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A Letter to our students from Jorma Kaukonen:

To the Students of Regarding Tab:Jorma Kaukonen

Now I realize that everyone’s path to learning may be different, but since we are talking about my method and my opinion, here it is. I have never used tab… ever. Whereas I realize that some people swear by it, I find it inaccurate insofar as it tries to represent time and is totally limiting from an educational point of view. The only way to really represent music accurately for any instrument or voice in our western tradition, is with traditional music notation. Learning to read and write is the only way to truly be able to do this.

I consider the music that I have played all my life to be an oral and aural tradition. With that in mind, when I play songs, obviously they are an arrangement and tend to be recognizably consistent, That said, I rarely, if ever, do anything twice exactly the same way. With that in mind, tab is merely an approximate representation of any given performance.

For a student who is the early throws of getting his or her thumb under control, I would point out what worked for me. Learn a simple song in which the alternating thumb is omnipresent. My baby steps version of Blind Arthur Blake’s West Coast blues or his That’ll Never Happen No More would be a nice place to start. In the simplest terms, especially with bare bones songs like these, the thumb tends to play quarter notes in a 4/4 format. The melodies tend to never be more complicated than eighth notes… one and, two and… etc. etc.

If you have heard me play That’ll Never Happen No More recently… it bears little resemblance to the version I learned almost fifty years ago. At this point in time there is that alternating thumb and much more. I use Blake’s drop thumb rolls as well as eighth note triplet rolls against the thumb etc etc.

Think about any given song in parts... break it down into measures even. Instead of looking at your right hand as simply playing a series of integrated patterns, take a moment and think about the actual musical parts that are occurring i.e. rhythm, harmony and melody. Now we often talk about this style of guitar as one in which the thumb is the left hand of a piano and the fingers the right... we also know that this is a very rough metaphor. Now I know that the bar for guitar players has been raised unbelievably. Players like Tommy Emmanuel, Pete Huttlinger, Darrel Scott, Doyle Dikes etc... routinely play music that would have been utterly inconceivable to most of us when we started out. I look at myself in today's light as in intermediate level player with lots and lots of experience.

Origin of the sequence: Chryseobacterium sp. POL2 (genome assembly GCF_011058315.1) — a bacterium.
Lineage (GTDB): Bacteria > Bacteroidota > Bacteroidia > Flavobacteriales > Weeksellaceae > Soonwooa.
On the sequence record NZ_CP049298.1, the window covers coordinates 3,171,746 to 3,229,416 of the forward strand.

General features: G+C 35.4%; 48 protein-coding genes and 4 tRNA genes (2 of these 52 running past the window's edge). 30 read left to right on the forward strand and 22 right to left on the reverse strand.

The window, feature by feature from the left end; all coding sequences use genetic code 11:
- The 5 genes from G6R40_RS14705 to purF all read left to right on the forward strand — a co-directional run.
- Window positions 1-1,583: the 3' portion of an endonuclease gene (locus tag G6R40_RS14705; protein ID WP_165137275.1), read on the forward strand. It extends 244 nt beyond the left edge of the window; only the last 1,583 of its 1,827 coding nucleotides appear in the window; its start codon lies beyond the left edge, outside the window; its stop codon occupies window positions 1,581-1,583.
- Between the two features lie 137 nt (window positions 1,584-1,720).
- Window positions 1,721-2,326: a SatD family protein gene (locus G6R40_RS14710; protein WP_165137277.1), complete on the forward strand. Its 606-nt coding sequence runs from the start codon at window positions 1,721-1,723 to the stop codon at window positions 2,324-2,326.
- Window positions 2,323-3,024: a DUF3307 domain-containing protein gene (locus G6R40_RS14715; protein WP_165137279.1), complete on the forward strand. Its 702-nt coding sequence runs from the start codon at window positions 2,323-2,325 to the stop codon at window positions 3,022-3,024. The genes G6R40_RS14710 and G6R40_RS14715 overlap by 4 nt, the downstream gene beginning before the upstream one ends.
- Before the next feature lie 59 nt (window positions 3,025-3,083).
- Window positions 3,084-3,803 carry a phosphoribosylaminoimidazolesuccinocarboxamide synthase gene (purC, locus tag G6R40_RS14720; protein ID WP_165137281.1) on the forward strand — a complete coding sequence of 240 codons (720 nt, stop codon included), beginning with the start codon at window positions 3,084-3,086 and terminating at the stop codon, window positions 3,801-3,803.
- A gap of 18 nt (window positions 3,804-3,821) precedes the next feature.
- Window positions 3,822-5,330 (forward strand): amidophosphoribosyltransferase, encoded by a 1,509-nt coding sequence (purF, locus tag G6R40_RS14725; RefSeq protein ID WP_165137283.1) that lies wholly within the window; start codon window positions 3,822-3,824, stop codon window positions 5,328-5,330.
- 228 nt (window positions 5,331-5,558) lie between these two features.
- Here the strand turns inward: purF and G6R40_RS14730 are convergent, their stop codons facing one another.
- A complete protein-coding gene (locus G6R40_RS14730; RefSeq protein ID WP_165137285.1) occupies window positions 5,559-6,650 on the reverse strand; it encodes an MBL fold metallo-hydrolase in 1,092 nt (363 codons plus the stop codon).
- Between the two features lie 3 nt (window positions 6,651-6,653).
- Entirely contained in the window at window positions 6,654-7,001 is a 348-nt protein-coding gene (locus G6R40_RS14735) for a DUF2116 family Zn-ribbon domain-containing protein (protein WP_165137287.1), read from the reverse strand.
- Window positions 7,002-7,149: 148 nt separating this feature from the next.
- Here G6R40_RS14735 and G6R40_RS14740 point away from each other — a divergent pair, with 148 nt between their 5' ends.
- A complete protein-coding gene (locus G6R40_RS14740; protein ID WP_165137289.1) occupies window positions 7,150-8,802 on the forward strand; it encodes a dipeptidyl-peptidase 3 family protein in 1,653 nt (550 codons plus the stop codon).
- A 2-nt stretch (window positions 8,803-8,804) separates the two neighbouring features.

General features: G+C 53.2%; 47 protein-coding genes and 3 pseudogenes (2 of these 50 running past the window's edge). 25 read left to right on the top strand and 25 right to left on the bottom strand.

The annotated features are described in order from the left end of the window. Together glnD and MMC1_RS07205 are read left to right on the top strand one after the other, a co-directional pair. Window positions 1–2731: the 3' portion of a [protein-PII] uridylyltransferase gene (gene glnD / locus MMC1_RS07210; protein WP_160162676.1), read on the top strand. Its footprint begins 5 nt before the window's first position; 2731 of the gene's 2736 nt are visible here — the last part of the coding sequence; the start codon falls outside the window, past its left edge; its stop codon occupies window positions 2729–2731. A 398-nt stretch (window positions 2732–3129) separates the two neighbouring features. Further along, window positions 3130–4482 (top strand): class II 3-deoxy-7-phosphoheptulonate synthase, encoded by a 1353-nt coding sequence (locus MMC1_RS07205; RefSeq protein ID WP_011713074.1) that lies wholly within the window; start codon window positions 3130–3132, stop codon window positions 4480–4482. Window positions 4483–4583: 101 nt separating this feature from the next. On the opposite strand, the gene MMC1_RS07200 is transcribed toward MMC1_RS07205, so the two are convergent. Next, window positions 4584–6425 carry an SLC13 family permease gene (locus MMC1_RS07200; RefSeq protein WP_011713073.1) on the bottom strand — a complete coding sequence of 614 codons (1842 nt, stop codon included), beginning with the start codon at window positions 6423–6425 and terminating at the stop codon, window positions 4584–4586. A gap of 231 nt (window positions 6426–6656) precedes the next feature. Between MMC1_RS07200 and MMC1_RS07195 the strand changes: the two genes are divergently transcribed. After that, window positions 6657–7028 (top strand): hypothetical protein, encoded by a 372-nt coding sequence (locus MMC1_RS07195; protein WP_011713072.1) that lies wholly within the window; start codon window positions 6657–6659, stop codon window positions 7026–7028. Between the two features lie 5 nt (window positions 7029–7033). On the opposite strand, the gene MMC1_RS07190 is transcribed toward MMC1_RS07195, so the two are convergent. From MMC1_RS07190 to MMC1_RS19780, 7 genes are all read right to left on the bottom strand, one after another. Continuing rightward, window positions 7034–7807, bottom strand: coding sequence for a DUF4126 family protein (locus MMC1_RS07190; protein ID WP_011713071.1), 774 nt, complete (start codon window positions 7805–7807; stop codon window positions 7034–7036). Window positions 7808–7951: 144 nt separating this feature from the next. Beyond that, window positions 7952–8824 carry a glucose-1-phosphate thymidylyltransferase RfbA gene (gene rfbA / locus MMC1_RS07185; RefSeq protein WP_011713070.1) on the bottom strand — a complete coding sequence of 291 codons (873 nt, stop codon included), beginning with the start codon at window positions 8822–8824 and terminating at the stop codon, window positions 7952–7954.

The right hand was a struggle for me when I was first learning. It is not an intuitive set of motions. I have been playing the guitar for almost sixty years now and if I let a couple of days go by without playing, the glibness of my right hand dissipates faster than I would like to think. When this happens (occasionally my wife likes my to do chores and such when I get home from the road) I go back to basics... real basics like the songs I started out with so long ago, and let my right hand reassert itself.

Here’s my point. You are never going to sound like me, and why would you want to. As soon as any of us learn a song, no matter how hard we try to replicate the original we cannot help but infuse it with our character. For me, nothing could be better than that. Few of us have the ability of an Ernie Hawkins or a Stefan Grossman to get inside another musician’s head, heart and hands as they did with Rev. Gary Davis.

I believe that Breakdownway.comis a class online learning environment and that we have some exceptional instructors catering to people of all levels and musical tastes. As I have said many times, there is more than one way to skin this cat. Again, I do not employ tab because I cannot relate to it. If my methods just do not work for you, perhaps Breakdownway is not what you need. Obviously, we hope this is not the case.

OK... nuff talk.

You will wind up pleasing yourself I know...


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